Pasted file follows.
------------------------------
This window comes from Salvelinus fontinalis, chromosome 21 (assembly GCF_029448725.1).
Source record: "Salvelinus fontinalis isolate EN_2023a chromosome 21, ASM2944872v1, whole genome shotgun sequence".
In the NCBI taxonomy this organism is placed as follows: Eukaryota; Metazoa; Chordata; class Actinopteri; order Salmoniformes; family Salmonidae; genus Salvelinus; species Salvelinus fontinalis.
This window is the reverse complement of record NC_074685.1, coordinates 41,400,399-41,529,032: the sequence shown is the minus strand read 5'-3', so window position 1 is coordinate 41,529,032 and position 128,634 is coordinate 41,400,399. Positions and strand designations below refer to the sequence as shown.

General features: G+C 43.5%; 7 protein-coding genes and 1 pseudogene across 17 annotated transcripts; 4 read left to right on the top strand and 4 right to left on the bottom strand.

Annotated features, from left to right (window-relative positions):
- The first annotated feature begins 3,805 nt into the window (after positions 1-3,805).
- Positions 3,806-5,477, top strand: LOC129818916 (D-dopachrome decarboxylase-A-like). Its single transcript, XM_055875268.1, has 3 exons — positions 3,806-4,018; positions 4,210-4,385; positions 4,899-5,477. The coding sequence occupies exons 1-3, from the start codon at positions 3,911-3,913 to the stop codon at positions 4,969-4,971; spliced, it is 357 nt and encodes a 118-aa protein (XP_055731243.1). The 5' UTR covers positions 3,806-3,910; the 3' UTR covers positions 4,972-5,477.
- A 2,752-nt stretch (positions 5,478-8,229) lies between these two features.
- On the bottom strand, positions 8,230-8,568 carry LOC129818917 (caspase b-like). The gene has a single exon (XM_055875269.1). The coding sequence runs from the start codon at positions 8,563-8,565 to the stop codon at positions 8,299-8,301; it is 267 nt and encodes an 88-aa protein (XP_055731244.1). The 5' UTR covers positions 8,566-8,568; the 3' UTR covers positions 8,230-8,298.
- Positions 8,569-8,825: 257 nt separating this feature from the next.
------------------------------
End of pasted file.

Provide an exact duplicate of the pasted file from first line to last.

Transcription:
This window comes from Salvelinus fontinalis, chromosome 21 (assembly GCF_029448725.1).
Source record: "Salvelinus fontinalis isolate EN_2023a chromosome 21, ASM2944872v1, whole genome shotgun sequence".
In the NCBI taxonomy this organism is placed as follows: Eukaryota; Metazoa; Chordata; class Actinopteri; order Salmoniformes; family Salmonidae; genus Salvelinus; species Salvelinus fontinalis.
This window is the reverse complement of record NC_074685.1, coordinates 41,400,399-41,529,032: the sequence shown is the minus strand read 5'-3', so window position 1 is coordinate 41,529,032 and position 128,634 is coordinate 41,400,399. Positions and strand designations below refer to the sequence as shown.

General features: G+C 43.5%; 7 protein-coding genes and 1 pseudogene across 17 annotated transcripts; 4 read left to right on the top strand and 4 right to left on the bottom strand.

Annotated features, from left to right (window-relative positions):
- The first annotated feature begins 3,805 nt into the window (after positions 1-3,805).
- Positions 3,806-5,477, top strand: LOC129818916 (D-dopachrome decarboxylase-A-like). Its single transcript, XM_055875268.1, has 3 exons — positions 3,806-4,018; positions 4,210-4,385; positions 4,899-5,477. The coding sequence occupies exons 1-3, from the start codon at positions 3,911-3,913 to the stop codon at positions 4,969-4,971; spliced, it is 357 nt and encodes a 118-aa protein (XP_055731243.1). The 5' UTR covers positions 3,806-3,910; the 3' UTR covers positions 4,972-5,477.
- A 2,752-nt stretch (positions 5,478-8,229) lies between these two features.
- On the bottom strand, positions 8,230-8,568 carry LOC129818917 (caspase b-like). The gene has a single exon (XM_055875269.1). The coding sequence runs from the start codon at positions 8,563-8,565 to the stop codon at positions 8,299-8,301; it is 267 nt and encodes an 88-aa protein (XP_055731244.1). The 5' UTR covers positions 8,566-8,568; the 3' UTR covers positions 8,230-8,298.
- Positions 8,569-8,825: 257 nt separating this feature from the next.